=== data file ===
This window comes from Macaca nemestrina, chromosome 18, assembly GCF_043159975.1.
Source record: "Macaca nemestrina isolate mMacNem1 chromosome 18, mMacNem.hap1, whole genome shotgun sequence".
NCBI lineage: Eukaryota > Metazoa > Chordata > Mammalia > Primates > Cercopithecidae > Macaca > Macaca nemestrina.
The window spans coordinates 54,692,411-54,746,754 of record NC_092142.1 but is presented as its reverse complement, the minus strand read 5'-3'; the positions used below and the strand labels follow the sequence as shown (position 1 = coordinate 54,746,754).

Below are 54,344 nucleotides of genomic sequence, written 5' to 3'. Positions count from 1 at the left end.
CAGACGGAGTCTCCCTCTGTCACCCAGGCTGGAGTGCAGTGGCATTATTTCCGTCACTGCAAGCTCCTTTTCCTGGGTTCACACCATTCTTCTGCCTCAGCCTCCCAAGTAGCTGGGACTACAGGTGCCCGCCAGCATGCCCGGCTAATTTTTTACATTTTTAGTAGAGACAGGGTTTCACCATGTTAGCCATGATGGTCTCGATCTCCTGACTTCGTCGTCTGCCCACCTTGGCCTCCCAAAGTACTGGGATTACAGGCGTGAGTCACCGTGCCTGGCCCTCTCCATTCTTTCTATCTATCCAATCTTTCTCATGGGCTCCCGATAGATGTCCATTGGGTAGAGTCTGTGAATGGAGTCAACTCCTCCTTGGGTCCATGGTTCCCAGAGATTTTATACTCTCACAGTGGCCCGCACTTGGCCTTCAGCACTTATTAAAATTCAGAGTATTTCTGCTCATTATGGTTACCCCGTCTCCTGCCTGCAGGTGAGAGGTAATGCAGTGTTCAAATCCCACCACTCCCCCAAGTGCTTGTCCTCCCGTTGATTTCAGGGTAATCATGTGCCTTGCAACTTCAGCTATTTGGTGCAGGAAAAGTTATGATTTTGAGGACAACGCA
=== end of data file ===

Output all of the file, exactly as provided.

This window comes from Macaca nemestrina, chromosome 18, assembly GCF_043159975.1.
Source record: "Macaca nemestrina isolate mMacNem1 chromosome 18, mMacNem.hap1, whole genome shotgun sequence".
NCBI lineage: Eukaryota > Metazoa > Chordata > Mammalia > Primates > Cercopithecidae > Macaca > Macaca nemestrina.
The window spans coordinates 54,692,411-54,746,754 of record NC_092142.1 but is presented as its reverse complement, the minus strand read 5'-3'; the positions used below and the strand labels follow the sequence as shown (position 1 = coordinate 54,746,754).

Below are 54,344 nucleotides of genomic sequence, written 5' to 3'. Positions count from 1 at the left end.
CAGACGGAGTCTCCCTCTGTCACCCAGGCTGGAGTGCAGTGGCATTATTTCCGTCACTGCAAGCTCCTTTTCCTGGGTTCACACCATTCTTCTGCCTCAGCCTCCCAAGTAGCTGGGACTACAGGTGCCCGCCAGCATGCCCGGCTAATTTTTTACATTTTTAGTAGAGACAGGGTTTCACCATGTTAGCCATGATGGTCTCGATCTCCTGACTTCGTCGTCTGCCCACCTTGGCCTCCCAAAGTACTGGGATTACAGGCGTGAGTCACCGTGCCTGGCCCTCTCCATTCTTTCTATCTATCCAATCTTTCTCATGGGCTCCCGATAGATGTCCATTGGGTAGAGTCTGTGAATGGAGTCAACTCCTCCTTGGGTCCATGGTTCCCAGAGATTTTATACTCTCACAGTGGCCCGCACTTGGCCTTCAGCACTTATTAAAATTCAGAGTATTTCTGCTCATTATGGTTACCCCGTCTCCTGCCTGCAGGTGAGAGGTAATGCAGTGTTCAAATCCCACCACTCCCCCAAGTGCTTGTCCTCCCGTTGATTTCAGGGTAATCATGTGCCTTGCAACTTCAGCTATTTGGTGCAGGAAAAGTTATGATTTTGAGGACAACGCA